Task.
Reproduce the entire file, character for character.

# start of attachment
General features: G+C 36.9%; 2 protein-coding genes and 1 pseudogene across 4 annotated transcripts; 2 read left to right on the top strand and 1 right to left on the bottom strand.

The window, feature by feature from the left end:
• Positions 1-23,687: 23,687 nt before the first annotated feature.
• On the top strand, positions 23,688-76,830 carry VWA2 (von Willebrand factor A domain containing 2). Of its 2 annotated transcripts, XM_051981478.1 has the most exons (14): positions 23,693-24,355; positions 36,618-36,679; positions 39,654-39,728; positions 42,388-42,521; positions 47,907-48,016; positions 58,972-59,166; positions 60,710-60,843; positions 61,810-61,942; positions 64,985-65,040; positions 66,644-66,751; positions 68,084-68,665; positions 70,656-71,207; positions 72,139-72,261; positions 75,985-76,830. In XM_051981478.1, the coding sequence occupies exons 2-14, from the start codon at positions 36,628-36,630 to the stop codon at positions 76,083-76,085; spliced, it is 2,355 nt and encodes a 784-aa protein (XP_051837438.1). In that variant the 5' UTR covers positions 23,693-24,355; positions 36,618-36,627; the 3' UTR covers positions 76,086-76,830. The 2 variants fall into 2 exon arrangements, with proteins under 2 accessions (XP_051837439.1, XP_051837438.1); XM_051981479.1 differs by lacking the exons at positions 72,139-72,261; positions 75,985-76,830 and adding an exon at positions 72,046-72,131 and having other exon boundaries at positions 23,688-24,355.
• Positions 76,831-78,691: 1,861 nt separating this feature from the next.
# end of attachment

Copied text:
General features: G+C 36.9%; 2 protein-coding genes and 1 pseudogene across 4 annotated transcripts; 2 read left to right on the top strand and 1 right to left on the bottom strand.

The window, feature by feature from the left end:
• Positions 1-23,687: 23,687 nt before the first annotated feature.
• On the top strand, positions 23,688-76,830 carry VWA2 (von Willebrand factor A domain containing 2). Of its 2 annotated transcripts, XM_051981478.1 has the most exons (14): positions 23,693-24,355; positions 36,618-36,679; positions 39,654-39,728; positions 42,388-42,521; positions 47,907-48,016; positions 58,972-59,166; positions 60,710-60,843; positions 61,810-61,942; positions 64,985-65,040; positions 66,644-66,751; positions 68,084-68,665; positions 70,656-71,207; positions 72,139-72,261; positions 75,985-76,830. In XM_051981478.1, the coding sequence occupies exons 2-14, from the start codon at positions 36,628-36,630 to the stop codon at positions 76,083-76,085; spliced, it is 2,355 nt and encodes a 784-aa protein (XP_051837438.1). In that variant the 5' UTR covers positions 23,693-24,355; positions 36,618-36,627; the 3' UTR covers positions 76,086-76,830. The 2 variants fall into 2 exon arrangements, with proteins under 2 accessions (XP_051837439.1, XP_051837438.1); XM_051981479.1 differs by lacking the exons at positions 72,139-72,261; positions 75,985-76,830 and adding an exon at positions 72,046-72,131 and having other exon boundaries at positions 23,688-24,355.
• Positions 76,831-78,691: 1,861 nt separating this feature from the next.